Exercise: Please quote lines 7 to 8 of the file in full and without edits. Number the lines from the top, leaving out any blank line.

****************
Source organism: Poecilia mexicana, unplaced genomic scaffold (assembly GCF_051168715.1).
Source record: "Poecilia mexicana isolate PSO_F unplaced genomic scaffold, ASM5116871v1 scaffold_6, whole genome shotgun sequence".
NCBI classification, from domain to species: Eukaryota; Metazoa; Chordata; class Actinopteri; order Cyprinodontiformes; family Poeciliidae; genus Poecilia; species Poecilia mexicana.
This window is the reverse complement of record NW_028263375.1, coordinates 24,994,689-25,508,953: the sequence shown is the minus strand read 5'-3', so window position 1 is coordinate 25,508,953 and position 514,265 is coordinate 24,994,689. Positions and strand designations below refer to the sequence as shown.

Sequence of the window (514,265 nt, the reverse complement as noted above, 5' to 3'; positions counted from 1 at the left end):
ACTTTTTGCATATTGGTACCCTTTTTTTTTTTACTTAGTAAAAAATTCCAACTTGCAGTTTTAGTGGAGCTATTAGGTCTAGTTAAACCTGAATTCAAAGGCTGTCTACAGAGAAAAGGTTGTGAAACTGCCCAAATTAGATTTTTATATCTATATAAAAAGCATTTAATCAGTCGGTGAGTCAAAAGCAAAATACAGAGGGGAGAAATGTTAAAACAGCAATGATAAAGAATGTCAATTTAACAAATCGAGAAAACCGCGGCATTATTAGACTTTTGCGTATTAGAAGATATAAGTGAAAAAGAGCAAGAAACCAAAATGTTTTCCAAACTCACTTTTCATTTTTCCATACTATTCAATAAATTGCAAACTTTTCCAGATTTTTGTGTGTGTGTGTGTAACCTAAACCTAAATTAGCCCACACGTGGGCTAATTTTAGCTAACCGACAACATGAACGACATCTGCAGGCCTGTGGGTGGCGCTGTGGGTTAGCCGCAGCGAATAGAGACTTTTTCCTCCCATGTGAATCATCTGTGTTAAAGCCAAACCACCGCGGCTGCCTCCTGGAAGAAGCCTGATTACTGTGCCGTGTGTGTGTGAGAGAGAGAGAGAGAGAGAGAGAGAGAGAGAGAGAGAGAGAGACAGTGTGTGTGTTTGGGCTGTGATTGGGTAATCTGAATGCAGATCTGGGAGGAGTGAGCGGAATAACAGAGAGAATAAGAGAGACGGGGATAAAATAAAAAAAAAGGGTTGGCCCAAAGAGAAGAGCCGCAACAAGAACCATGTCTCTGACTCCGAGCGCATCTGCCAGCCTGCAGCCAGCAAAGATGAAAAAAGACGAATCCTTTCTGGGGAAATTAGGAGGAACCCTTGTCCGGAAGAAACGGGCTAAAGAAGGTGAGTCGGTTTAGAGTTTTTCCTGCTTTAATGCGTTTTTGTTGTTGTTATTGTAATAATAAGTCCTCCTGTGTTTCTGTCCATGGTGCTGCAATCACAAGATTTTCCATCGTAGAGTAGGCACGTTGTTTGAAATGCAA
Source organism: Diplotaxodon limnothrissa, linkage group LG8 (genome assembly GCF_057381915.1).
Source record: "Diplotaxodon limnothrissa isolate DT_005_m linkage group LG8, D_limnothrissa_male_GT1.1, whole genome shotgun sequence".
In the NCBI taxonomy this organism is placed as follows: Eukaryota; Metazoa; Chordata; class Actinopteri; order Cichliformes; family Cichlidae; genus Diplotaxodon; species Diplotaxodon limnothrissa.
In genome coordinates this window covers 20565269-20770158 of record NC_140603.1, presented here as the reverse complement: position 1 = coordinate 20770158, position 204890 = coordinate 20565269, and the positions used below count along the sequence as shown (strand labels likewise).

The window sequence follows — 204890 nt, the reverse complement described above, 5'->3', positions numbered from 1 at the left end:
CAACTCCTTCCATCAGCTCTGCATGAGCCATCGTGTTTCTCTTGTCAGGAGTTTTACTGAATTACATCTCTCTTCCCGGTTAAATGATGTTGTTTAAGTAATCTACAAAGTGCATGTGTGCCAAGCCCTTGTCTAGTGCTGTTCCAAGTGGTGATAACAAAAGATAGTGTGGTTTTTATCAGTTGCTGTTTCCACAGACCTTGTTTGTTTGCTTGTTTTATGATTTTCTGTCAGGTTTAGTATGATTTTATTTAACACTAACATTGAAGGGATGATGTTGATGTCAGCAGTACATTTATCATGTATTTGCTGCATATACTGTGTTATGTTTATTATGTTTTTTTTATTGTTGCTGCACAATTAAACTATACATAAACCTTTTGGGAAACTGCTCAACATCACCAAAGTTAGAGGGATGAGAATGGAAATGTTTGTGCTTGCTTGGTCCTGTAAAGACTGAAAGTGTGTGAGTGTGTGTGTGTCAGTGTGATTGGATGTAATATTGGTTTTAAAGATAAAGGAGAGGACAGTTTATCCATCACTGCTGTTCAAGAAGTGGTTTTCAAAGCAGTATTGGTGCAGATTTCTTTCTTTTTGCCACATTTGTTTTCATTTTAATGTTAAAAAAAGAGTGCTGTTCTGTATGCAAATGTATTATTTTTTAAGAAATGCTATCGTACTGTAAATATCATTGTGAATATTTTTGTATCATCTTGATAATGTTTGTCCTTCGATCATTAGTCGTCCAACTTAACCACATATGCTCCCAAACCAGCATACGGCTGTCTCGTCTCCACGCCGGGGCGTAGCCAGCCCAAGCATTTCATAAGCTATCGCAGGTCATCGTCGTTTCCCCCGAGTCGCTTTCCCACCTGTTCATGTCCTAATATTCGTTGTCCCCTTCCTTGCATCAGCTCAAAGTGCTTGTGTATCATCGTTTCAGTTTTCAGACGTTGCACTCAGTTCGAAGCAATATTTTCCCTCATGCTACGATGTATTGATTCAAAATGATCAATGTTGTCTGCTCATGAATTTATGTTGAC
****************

Source organism: Diplotaxodon limnothrissa, linkage group LG8 (genome assembly GCF_057381915.1).
Source record: "Diplotaxodon limnothrissa isolate DT_005_m linkage group LG8, D_limnothrissa_male_GT1.1, whole genome shotgun sequence".